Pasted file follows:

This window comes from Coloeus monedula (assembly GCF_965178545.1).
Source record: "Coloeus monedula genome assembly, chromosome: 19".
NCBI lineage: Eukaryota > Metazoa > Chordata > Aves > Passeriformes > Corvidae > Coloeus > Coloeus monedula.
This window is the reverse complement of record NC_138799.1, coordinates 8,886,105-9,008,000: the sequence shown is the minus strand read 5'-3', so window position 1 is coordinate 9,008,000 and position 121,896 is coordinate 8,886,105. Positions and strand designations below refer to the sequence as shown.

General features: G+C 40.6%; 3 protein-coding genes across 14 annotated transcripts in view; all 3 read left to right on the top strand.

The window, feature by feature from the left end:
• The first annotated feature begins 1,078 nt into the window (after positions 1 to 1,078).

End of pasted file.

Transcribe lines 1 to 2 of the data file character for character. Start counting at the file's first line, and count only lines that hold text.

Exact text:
This window comes from Coloeus monedula (assembly GCF_965178545.1).
Source record: "Coloeus monedula genome assembly, chromosome: 19".